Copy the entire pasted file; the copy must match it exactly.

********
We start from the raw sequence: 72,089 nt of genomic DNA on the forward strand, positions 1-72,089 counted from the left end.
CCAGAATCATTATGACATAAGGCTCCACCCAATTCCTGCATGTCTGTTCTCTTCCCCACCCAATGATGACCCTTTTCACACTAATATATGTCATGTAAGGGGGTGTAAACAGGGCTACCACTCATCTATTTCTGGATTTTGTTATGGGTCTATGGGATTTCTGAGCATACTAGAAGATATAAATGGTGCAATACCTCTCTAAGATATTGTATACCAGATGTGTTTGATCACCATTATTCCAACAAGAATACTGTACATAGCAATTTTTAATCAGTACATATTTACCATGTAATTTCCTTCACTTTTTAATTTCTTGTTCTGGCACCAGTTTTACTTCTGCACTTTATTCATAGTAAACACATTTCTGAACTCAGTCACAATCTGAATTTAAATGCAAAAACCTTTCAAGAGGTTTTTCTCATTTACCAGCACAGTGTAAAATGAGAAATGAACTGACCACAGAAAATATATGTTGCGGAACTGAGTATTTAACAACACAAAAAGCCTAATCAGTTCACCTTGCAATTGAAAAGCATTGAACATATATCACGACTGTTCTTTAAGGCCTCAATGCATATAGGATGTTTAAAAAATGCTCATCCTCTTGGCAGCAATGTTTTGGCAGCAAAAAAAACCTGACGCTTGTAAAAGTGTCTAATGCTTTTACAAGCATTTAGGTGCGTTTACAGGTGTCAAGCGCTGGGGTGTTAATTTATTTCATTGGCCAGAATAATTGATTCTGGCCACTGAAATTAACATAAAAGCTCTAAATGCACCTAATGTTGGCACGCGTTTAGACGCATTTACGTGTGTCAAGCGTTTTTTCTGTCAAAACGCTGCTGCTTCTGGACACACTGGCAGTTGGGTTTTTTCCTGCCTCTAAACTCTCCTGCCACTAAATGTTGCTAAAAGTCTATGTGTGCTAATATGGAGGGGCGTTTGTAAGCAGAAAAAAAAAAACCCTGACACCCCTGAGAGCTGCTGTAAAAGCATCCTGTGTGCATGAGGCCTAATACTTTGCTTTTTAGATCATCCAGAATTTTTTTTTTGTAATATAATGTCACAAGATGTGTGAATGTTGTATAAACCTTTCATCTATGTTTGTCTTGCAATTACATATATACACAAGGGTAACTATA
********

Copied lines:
We start from the raw sequence: 72,089 nt of genomic DNA on the forward strand, positions 1-72,089 counted from the left end.
CCAGAATCATTATGACATAAGGCTCCACCCAATTCCTGCATGTCTGTTCTCTTCCCCACCCAATGATGACCCTTTTCACACTAATATATGTCATGTAAGGGGGTGTAAACAGGGCTACCACTCATCTATTTCTGGATTTTGTTATGGGTCTATGGGATTTCTGAGCATACTAGAAGATATAAATGGTGCAATACCTCTCTAAGATATTGTATACCAGATGTGTTTGATCACCATTATTCCAACAAGAATACTGTACATAGCAATTTTTAATCAGTACATATTTACCATGTAATTTCCTTCACTTTTTAATTTCTTGTTCTGGCACCAGTTTTACTTCTGCACTTTATTCATAGTAAACACATTTCTGAACTCAGTCACAATCTGAATTTAAATGCAAAAACCTTTCAAGAGGTTTTTCTCATTTACCAGCACAGTGTAAAATGAGAAATGAACTGACCACAGAAAATATATGTTGCGGAACTGAGTATTTAACAACACAAAAAGCCTAATCAGTTCACCTTGCAATTGAAAAGCATTGAACATATATCACGACTGTTCTTTAAGGCCTCAATGCATATAGGATGTTTAAAAAATGCTCATCCTCTTGGCAGCAATGTTTTGGCAGCAAAAAAAACCTGACGCTTGTAAAAGTGTCTAATGCTTTTACAAGCATTTAGGTGCGTTTACAGGTGTCAAGCGCTGGGGTGTTAATTTATTTCATTGGCCAGAATAATTGATTCTGGCCACTGAAATTAACATAAAAGCTCTAAATGCACCTAATGTTGGCACGCGTTTAGACGCATTTACGTGTGTCAAGCGTTTTTTCTGTCAAAACGCTGCTGCTTCTGGACACACTGGCAGTTGGGTTTTTTCCTGCCTCTAAACTCTCCTGCCACTAAATGTTGCTAAAAGTCTATGTGTGCTAATATGGAGGGGCGTTTGTAAGCAGAAAAAAAAAAACCCTGACACCCCTGAGAGCTGCTGTAAAAGCATCCTGTGTGCATGAGGCCTAATACTTTGCTTTTTAGATCATCCAGAATTTTTTTTTTGTAATATAATGTCACAAGATGTGTGAATGTTGTATAAACCTTTCATCTATGTTTGTCTTGCAATTACATATATACACAAGGGTAACTATA